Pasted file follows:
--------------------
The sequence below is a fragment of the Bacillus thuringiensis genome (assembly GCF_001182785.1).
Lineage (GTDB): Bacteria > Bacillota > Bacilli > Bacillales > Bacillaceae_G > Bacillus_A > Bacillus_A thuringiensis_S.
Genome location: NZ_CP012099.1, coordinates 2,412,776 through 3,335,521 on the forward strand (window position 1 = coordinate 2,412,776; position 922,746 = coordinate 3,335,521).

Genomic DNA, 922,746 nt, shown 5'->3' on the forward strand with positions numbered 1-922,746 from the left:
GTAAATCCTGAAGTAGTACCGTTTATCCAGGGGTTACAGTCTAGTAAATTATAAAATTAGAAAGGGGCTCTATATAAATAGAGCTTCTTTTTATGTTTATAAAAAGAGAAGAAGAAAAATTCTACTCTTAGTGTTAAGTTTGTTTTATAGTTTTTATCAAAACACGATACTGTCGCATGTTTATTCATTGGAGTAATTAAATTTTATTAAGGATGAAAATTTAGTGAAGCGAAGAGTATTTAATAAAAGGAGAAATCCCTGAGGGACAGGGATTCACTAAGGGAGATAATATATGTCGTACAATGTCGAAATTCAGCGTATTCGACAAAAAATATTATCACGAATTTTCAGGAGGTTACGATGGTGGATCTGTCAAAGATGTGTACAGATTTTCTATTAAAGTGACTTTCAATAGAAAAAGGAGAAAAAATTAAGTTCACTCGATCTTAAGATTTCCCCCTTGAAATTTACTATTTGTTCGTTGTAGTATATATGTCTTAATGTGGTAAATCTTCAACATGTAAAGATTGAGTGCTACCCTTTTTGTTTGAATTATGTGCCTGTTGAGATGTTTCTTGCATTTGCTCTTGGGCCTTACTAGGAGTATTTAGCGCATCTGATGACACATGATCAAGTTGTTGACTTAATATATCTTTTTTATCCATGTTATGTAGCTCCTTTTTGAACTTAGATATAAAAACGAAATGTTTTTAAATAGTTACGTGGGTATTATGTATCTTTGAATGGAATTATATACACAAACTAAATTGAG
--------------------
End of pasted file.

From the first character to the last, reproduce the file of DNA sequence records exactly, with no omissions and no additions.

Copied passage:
The sequence below is a fragment of the Bacillus thuringiensis genome (assembly GCF_001182785.1).
Lineage (GTDB): Bacteria > Bacillota > Bacilli > Bacillales > Bacillaceae_G > Bacillus_A > Bacillus_A thuringiensis_S.
Genome location: NZ_CP012099.1, coordinates 2,412,776 through 3,335,521 on the forward strand (window position 1 = coordinate 2,412,776; position 922,746 = coordinate 3,335,521).

Genomic DNA, 922,746 nt, shown 5'->3' on the forward strand with positions numbered 1-922,746 from the left:
GTAAATCCTGAAGTAGTACCGTTTATCCAGGGGTTACAGTCTAGTAAATTATAAAATTAGAAAGGGGCTCTATATAAATAGAGCTTCTTTTTATGTTTATAAAAAGAGAAGAAGAAAAATTCTACTCTTAGTGTTAAGTTTGTTTTATAGTTTTTATCAAAACACGATACTGTCGCATGTTTATTCATTGGAGTAATTAAATTTTATTAAGGATGAAAATTTAGTGAAGCGAAGAGTATTTAATAAAAGGAGAAATCCCTGAGGGACAGGGATTCACTAAGGGAGATAATATATGTCGTACAATGTCGAAATTCAGCGTATTCGACAAAAAATATTATCACGAATTTTCAGGAGGTTACGATGGTGGATCTGTCAAAGATGTGTACAGATTTTCTATTAAAGTGACTTTCAATAGAAAAAGGAGAAAAAATTAAGTTCACTCGATCTTAAGATTTCCCCCTTGAAATTTACTATTTGTTCGTTGTAGTATATATGTCTTAATGTGGTAAATCTTCAACATGTAAAGATTGAGTGCTACCCTTTTTGTTTGAATTATGTGCCTGTTGAGATGTTTCTTGCATTTGCTCTTGGGCCTTACTAGGAGTATTTAGCGCATCTGATGACACATGATCAAGTTGTTGACTTAATATATCTTTTTTATCCATGTTATGTAGCTCCTTTTTGAACTTAGATATAAAAACGAAATGTTTTTAAATAGTTACGTGGGTATTATGTATCTTTGAATGGAATTATATACACAAACTAAATTGAG